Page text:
Wednesday, February 27, 2008
There is more than a little irony in two news stories circulating early this morning. First, AP reports that Fannie Mae, the nation's largest government sponsored mortgage lender, lost a cool $3.6 billion last quarter due to mounting loan delinquencies.
The government-sponsored company was forced to set aside billions to account for bad loans. Its results clearly showed the ravages of the mortgage-market turmoil that began last spring and rattled the economy.Ultimately, the U.S. government is on the hook for what Fannie Mae does since, like Freddie Mac, they have an "implied" government guarantee. By the looks of it, both Fannie and Freddie will be asked to do a lot more to help the nation's housing market in the year or two ahead, though, in the scheme of things, three or four billion dollars doesn't sound like a lot of money anymore.
Because Fannie customarily buys more solid mortgages as opposed to the high-risk subprime loans that have mushroomed into default, the latest losses show how pervasive the mortgage crisis has become.
Then, this story in the Washington Post explains the current rift between the White House and Congress on what to do about the current housing and mortgage mess.
Congressional leaders yesterday gathered support for aggressive changes to bankruptcy laws that would help troubled homeowners, even as the Bush administration threatened to veto the plan and emphasized its opposition to any program that would risk tax dollars.If only elected officials and government regulators would have been half as active a few years ago, back when this whole mess was developing, we surely would not be where we are today.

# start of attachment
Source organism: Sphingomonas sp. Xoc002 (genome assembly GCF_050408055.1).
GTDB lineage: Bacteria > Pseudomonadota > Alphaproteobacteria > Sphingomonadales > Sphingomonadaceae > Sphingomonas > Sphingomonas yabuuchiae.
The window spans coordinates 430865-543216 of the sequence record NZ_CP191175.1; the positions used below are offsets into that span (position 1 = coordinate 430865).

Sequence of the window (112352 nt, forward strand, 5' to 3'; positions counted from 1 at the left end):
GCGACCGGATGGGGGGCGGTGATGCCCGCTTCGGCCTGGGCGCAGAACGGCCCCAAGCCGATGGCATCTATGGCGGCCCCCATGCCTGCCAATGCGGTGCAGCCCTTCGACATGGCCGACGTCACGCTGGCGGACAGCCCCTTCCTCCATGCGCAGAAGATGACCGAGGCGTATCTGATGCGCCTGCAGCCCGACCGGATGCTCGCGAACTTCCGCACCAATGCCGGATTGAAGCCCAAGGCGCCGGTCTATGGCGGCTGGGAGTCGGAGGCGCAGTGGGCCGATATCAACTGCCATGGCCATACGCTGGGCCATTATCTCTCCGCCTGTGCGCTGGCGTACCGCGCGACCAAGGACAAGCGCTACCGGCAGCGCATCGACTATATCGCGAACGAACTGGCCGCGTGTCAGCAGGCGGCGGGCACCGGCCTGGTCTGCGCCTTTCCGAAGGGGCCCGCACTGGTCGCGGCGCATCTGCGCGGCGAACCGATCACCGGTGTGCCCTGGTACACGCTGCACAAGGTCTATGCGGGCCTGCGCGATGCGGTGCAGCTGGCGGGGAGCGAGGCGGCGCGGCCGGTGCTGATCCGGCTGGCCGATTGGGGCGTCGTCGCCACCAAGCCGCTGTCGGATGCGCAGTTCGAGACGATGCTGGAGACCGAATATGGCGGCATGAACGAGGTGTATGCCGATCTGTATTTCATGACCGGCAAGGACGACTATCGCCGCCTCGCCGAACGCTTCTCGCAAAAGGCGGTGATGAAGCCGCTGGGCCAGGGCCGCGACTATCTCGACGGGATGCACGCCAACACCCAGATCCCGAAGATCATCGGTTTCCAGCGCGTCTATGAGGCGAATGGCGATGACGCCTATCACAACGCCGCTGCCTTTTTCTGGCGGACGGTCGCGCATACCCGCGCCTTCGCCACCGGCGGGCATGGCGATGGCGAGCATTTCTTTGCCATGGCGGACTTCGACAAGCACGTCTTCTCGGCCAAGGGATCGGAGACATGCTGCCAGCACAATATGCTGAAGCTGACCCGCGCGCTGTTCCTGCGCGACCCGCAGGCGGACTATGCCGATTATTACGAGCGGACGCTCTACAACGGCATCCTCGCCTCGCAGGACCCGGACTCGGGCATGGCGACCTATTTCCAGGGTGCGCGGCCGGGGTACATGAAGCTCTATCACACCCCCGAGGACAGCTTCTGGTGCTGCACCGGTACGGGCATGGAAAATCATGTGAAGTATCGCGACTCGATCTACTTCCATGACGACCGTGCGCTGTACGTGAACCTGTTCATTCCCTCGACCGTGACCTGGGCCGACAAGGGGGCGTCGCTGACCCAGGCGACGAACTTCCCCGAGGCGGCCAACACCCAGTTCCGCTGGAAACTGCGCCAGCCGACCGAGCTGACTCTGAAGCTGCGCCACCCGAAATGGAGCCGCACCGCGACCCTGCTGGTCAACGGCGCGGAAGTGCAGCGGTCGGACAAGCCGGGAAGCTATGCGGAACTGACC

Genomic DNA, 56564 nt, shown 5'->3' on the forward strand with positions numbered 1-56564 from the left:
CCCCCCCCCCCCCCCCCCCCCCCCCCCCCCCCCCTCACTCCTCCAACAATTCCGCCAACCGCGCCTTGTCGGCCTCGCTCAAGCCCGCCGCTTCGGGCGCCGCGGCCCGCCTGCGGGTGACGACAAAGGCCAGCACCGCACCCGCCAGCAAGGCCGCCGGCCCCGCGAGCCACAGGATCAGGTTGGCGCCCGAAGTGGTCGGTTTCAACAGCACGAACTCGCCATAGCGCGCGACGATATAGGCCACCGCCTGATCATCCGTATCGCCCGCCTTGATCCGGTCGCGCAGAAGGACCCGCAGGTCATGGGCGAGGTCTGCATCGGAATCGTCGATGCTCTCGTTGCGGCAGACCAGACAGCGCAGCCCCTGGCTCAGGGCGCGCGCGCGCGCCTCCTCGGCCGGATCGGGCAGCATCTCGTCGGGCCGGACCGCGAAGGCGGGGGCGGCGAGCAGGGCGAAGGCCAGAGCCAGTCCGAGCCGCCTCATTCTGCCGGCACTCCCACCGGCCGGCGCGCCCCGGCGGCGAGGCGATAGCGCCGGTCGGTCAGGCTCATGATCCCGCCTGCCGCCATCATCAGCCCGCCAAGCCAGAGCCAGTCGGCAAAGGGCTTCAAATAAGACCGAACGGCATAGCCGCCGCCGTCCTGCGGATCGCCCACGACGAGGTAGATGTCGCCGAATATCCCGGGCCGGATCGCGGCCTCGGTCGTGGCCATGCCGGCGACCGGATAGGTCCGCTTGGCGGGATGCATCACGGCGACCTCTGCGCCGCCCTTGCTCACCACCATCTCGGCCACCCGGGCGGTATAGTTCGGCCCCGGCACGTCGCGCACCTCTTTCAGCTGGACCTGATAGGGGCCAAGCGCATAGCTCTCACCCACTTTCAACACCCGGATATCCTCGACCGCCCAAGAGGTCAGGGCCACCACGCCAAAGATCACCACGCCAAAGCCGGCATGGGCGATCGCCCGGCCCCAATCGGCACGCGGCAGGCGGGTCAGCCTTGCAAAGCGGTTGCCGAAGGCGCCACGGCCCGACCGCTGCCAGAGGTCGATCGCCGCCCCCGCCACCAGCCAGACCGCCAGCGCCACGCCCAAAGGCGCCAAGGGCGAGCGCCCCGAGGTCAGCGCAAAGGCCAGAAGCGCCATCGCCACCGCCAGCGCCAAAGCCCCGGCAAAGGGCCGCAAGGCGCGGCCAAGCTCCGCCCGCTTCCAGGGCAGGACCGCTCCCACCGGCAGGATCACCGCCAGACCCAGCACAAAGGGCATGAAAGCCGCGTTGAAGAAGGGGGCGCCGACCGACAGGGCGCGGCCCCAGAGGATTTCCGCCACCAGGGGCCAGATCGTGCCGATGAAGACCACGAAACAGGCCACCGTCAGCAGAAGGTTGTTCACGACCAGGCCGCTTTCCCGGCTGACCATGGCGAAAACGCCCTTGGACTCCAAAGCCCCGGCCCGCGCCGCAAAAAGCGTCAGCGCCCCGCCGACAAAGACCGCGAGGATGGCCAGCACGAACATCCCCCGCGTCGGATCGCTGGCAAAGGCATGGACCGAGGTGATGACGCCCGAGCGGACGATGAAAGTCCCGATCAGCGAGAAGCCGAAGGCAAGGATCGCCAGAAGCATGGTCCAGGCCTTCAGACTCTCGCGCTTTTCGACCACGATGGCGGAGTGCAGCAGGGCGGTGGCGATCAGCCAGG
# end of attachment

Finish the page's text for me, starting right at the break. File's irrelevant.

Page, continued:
Democrats are calling for the government to do more than what the administration has done to date. They propose a range of initiatives that include the purchase of troubled mortgage securities by a federal agency and the empowering of bankruptcy judges to change the terms of high-interest loans held by homeowners facing foreclosure.
But the administration said that changing mortgage terms retroactively for a select group of troubled borrowers would only add to lenders' woes and lead to higher mortgage rates for everyone.
The clash highlighted the sharp differences between Democrats and the Bush administration over how to solve the nation's worst mortgage crisis since the Great Depression.
"Homeowners at risk of foreclosure are floating 50 feet from shore, and the Bush administration has thrown them a 30-foot rope," said Sen. Richard J. Durbin (D-Ill.), the author of a proposal that would allow bankruptcy judges to change the interest rates on subprime, adjustable and other nontraditional loans for homeowners facing foreclosure.
Their only notable achievement around the time that the housing bubble was at its bubbliest was to move a large portion of debt securitization from Fannie Mae and Freddie Mac over to Wall Street firms because the GSE's regulator couldn't figure out what the heck was going on.
As we know now, this resulted in turning a risky business practice into a virtual Wild West.
Let's hope that whatever they do now is less disastrous than their 2004-era efforts.